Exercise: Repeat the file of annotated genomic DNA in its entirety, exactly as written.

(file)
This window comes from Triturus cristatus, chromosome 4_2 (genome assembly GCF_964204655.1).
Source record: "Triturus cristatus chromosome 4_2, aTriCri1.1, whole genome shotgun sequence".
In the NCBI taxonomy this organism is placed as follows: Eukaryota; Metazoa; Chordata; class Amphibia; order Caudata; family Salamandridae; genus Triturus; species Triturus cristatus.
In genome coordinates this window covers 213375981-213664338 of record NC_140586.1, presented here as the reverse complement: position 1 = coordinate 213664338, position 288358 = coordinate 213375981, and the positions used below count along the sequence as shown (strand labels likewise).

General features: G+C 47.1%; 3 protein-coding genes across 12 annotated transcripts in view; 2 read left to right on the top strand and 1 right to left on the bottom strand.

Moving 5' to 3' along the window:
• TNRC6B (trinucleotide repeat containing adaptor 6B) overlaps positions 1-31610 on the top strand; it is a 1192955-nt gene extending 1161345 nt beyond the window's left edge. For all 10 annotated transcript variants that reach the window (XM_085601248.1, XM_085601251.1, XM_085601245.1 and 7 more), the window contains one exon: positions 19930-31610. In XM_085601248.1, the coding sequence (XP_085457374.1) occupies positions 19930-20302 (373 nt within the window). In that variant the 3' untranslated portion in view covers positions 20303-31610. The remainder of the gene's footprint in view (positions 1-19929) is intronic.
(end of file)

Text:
This window comes from Triturus cristatus, chromosome 4_2 (genome assembly GCF_964204655.1).
Source record: "Triturus cristatus chromosome 4_2, aTriCri1.1, whole genome shotgun sequence".
In the NCBI taxonomy this organism is placed as follows: Eukaryota; Metazoa; Chordata; class Amphibia; order Caudata; family Salamandridae; genus Triturus; species Triturus cristatus.
In genome coordinates this window covers 213375981-213664338 of record NC_140586.1, presented here as the reverse complement: position 1 = coordinate 213664338, position 288358 = coordinate 213375981, and the positions used below count along the sequence as shown (strand labels likewise).

General features: G+C 47.1%; 3 protein-coding genes across 12 annotated transcripts in view; 2 read left to right on the top strand and 1 right to left on the bottom strand.

Moving 5' to 3' along the window:
• TNRC6B (trinucleotide repeat containing adaptor 6B) overlaps positions 1-31610 on the top strand; it is a 1192955-nt gene extending 1161345 nt beyond the window's left edge. For all 10 annotated transcript variants that reach the window (XM_085601248.1, XM_085601251.1, XM_085601245.1 and 7 more), the window contains one exon: positions 19930-31610. In XM_085601248.1, the coding sequence (XP_085457374.1) occupies positions 19930-20302 (373 nt within the window). In that variant the 3' untranslated portion in view covers positions 20303-31610. The remainder of the gene's footprint in view (positions 1-19929) is intronic.